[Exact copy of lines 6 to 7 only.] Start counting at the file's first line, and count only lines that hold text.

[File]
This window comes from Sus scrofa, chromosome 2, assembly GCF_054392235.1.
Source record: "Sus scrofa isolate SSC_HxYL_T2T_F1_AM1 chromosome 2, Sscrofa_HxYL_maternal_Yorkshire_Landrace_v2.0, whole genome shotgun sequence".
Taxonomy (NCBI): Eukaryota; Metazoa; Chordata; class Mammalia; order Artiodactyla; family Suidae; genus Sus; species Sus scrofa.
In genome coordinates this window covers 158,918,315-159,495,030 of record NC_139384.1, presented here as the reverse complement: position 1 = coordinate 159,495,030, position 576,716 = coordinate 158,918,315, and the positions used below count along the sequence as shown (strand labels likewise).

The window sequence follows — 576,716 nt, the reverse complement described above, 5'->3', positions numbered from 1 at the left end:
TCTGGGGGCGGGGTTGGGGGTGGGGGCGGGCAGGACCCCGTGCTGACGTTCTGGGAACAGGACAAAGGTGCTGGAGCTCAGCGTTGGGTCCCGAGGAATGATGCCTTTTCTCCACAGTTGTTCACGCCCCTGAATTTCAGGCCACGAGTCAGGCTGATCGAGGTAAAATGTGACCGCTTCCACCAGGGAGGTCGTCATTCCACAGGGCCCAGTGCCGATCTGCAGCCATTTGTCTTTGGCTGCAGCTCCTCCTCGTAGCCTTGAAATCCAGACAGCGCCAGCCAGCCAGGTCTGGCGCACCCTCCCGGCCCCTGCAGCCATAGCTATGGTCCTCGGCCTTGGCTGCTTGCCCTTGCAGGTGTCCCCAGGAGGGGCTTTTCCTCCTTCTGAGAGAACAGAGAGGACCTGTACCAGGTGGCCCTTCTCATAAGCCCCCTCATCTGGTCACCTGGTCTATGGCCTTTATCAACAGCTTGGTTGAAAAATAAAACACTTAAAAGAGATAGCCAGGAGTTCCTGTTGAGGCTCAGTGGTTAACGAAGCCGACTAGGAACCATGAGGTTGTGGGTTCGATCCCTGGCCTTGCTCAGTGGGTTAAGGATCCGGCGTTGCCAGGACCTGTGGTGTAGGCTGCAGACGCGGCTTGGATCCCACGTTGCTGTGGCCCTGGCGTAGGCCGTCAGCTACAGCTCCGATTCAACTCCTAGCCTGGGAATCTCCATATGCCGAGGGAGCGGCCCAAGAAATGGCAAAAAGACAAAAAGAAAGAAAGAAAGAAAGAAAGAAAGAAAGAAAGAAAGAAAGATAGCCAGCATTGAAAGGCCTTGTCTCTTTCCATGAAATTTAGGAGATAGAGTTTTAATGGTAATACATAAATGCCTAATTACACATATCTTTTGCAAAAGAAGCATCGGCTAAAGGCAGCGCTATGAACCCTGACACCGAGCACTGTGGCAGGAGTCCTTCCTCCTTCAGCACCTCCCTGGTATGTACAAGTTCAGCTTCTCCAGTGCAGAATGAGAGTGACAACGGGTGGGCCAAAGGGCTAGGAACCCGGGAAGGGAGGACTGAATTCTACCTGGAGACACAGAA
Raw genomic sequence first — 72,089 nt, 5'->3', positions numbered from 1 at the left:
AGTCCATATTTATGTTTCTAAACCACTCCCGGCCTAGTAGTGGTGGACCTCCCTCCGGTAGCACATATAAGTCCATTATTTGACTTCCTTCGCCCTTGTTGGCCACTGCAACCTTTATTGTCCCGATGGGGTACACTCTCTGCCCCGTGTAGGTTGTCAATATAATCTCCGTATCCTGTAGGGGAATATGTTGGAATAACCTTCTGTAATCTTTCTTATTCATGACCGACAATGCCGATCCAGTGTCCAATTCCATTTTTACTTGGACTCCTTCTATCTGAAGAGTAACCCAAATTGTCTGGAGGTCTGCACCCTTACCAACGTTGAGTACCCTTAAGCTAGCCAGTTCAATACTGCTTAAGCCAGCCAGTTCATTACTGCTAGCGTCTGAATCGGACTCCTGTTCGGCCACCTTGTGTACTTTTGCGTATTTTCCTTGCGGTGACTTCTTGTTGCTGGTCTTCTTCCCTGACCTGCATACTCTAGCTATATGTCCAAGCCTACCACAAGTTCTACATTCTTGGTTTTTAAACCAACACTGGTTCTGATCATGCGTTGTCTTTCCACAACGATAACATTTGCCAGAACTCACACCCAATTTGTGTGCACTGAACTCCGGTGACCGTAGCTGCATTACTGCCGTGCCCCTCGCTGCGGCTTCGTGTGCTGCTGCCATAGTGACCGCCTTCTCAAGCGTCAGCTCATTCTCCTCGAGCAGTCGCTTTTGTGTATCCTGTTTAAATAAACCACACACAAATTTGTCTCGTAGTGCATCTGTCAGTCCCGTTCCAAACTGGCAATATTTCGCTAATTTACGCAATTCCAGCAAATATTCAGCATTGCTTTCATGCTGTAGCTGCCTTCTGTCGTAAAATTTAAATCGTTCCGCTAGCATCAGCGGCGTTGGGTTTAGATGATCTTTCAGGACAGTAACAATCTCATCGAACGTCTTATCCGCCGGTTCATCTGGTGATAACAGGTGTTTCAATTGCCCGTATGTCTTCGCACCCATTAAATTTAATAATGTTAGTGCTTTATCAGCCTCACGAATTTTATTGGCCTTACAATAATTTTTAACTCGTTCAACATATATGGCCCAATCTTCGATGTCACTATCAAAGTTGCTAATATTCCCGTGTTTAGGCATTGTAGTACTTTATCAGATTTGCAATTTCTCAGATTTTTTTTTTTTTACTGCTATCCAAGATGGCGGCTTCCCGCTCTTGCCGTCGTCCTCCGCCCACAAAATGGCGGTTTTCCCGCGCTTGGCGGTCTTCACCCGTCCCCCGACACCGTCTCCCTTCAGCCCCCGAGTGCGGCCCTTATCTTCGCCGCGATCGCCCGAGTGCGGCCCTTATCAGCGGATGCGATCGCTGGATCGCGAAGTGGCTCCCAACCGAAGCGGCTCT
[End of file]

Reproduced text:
TCTGGGGGCGGGGTTGGGGGTGGGGGCGGGCAGGACCCCGTGCTGACGTTCTGGGAACAGGACAAAGGTGCTGGAGCTCAGCGTTGGGTCCCGAGGAATGATGCCTTTTCTCCACAGTTGTTCACGCCCCTGAATTTCAGGCCACGAGTCAGGCTGATCGAGGTAAAATGTGACCGCTTCCACCAGGGAGGTCGTCATTCCACAGGGCCCAGTGCCGATCTGCAGCCATTTGTCTTTGGCTGCAGCTCCTCCTCGTAGCCTTGAAATCCAGACAGCGCCAGCCAGCCAGGTCTGGCGCACCCTCCCGGCCCCTGCAGCCATAGCTATGGTCCTCGGCCTTGGCTGCTTGCCCTTGCAGGTGTCCCCAGGAGGGGCTTTTCCTCCTTCTGAGAGAACAGAGAGGACCTGTACCAGGTGGCCCTTCTCATAAGCCCCCTCATCTGGTCACCTGGTCTATGGCCTTTATCAACAGCTTGGTTGAAAAATAAAACACTTAAAAGAGATAGCCAGGAGTTCCTGTTGAGGCTCAGTGGTTAACGAAGCCGACTAGGAACCATGAGGTTGTGGGTTCGATCCCTGGCCTTGCTCAGTGGGTTAAGGATCCGGCGTTGCCAGGACCTGTGGTGTAGGCTGCAGACGCGGCTTGGATCCCACGTTGCTGTGGCCCTGGCGTAGGCCGTCAGCTACAGCTCCGATTCAACTCCTAGCCTGGGAATCTCCATATGCCGAGGGAGCGGCCCAAGAAATGGCAAAAAGACAAAAAGAAAGAAAGAAAGAAAGAAAGAAAGAAAGAAAGAAAGAAAGATAGCCAGCATTGAAAGGCCTTGTCTCTTTCCATGAAATTTAGGAGATAGAGTTTTAATGGTAATACATAAATGCCTAATTACACATATCTTTTGCAAAAGAAGCATCGGCTAAAGGCAGCGCTATGAACCCTGACACCGAGCACTGTGGCAGGAGTCCTTCCTCCTTCAGCACCTCCCTGGTATGTACAAGTTCAGCTTCTCCAGTGCAGAATGAGAGTGACAACGGGTGGGCCAAAGGGCTAGGAACCCGGGAAGGGAGGACTGAATTCTACCTGGAGACACAGAA
Raw genomic sequence first — 72,089 nt, 5'->3', positions numbered from 1 at the left: